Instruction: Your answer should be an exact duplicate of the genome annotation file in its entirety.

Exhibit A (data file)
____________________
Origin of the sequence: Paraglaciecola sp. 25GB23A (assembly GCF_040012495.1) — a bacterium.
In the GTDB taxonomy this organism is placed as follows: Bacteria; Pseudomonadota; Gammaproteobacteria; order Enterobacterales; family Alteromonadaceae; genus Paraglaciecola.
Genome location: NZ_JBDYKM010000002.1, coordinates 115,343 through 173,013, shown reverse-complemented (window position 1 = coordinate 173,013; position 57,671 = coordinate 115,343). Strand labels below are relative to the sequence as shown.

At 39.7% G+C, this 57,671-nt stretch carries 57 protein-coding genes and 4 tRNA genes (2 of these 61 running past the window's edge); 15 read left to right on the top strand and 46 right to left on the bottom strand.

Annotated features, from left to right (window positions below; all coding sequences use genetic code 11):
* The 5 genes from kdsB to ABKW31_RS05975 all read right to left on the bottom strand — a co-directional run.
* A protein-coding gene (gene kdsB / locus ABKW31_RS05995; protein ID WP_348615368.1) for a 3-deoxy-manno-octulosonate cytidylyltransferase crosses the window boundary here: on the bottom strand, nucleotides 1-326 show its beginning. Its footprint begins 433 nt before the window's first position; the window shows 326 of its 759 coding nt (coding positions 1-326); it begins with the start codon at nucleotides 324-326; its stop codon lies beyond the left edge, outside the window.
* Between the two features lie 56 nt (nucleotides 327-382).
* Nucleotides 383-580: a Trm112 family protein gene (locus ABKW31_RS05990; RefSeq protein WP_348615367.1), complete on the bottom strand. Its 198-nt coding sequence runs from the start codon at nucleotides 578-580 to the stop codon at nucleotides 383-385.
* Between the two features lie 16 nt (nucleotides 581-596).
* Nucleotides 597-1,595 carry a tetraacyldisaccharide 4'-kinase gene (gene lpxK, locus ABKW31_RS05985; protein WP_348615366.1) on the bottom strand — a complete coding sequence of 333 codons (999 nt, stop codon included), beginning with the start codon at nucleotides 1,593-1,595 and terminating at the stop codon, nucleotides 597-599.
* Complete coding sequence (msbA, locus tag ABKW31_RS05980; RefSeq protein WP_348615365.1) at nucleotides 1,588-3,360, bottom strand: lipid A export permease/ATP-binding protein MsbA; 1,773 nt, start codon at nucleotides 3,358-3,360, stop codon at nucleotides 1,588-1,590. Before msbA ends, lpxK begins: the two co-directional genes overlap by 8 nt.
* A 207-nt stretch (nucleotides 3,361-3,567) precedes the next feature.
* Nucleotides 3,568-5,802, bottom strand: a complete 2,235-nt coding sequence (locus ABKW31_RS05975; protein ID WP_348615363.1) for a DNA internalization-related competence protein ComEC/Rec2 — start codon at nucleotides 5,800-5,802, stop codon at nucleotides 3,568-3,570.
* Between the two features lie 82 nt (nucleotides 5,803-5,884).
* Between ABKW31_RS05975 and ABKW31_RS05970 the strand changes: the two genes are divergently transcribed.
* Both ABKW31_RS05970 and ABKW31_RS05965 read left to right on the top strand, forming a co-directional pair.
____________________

Origin of the sequence: Paraglaciecola sp. 25GB23A (assembly GCF_040012495.1) — a bacterium.
In the GTDB taxonomy this organism is placed as follows: Bacteria; Pseudomonadota; Gammaproteobacteria; order Enterobacterales; family Alteromonadaceae; genus Paraglaciecola.
Genome location: NZ_JBDYKM010000002.1, coordinates 115,343 through 173,013, shown reverse-complemented (window position 1 = coordinate 173,013; position 57,671 = coordinate 115,343). Strand labels below are relative to the sequence as shown.

At 39.7% G+C, this 57,671-nt stretch carries 57 protein-coding genes and 4 tRNA genes (2 of these 61 running past the window's edge); 15 read left to right on the top strand and 46 right to left on the bottom strand.

Annotated features, from left to right (window positions below; all coding sequences use genetic code 11):
* The 5 genes from kdsB to ABKW31_RS05975 all read right to left on the bottom strand — a co-directional run.
* A protein-coding gene (gene kdsB / locus ABKW31_RS05995; protein ID WP_348615368.1) for a 3-deoxy-manno-octulosonate cytidylyltransferase crosses the window boundary here: on the bottom strand, nucleotides 1-326 show its beginning. Its footprint begins 433 nt before the window's first position; the window shows 326 of its 759 coding nt (coding positions 1-326); it begins with the start codon at nucleotides 324-326; its stop codon lies beyond the left edge, outside the window.
* Between the two features lie 56 nt (nucleotides 327-382).
* Nucleotides 383-580: a Trm112 family protein gene (locus ABKW31_RS05990; RefSeq protein WP_348615367.1), complete on the bottom strand. Its 198-nt coding sequence runs from the start codon at nucleotides 578-580 to the stop codon at nucleotides 383-385.
* Between the two features lie 16 nt (nucleotides 581-596).
* Nucleotides 597-1,595 carry a tetraacyldisaccharide 4'-kinase gene (gene lpxK, locus ABKW31_RS05985; protein WP_348615366.1) on the bottom strand — a complete coding sequence of 333 codons (999 nt, stop codon included), beginning with the start codon at nucleotides 1,593-1,595 and terminating at the stop codon, nucleotides 597-599.
* Complete coding sequence (msbA, locus tag ABKW31_RS05980; RefSeq protein WP_348615365.1) at nucleotides 1,588-3,360, bottom strand: lipid A export permease/ATP-binding protein MsbA; 1,773 nt, start codon at nucleotides 3,358-3,360, stop codon at nucleotides 1,588-1,590. Before msbA ends, lpxK begins: the two co-directional genes overlap by 8 nt.
* A 207-nt stretch (nucleotides 3,361-3,567) precedes the next feature.
* Nucleotides 3,568-5,802, bottom strand: a complete 2,235-nt coding sequence (locus ABKW31_RS05975; protein ID WP_348615363.1) for a DNA internalization-related competence protein ComEC/Rec2 — start codon at nucleotides 5,800-5,802, stop codon at nucleotides 3,568-3,570.
* Between the two features lie 82 nt (nucleotides 5,803-5,884).
* Between ABKW31_RS05975 and ABKW31_RS05970 the strand changes: the two genes are divergently transcribed.
* Both ABKW31_RS05970 and ABKW31_RS05965 read left to right on the top strand, forming a co-directional pair.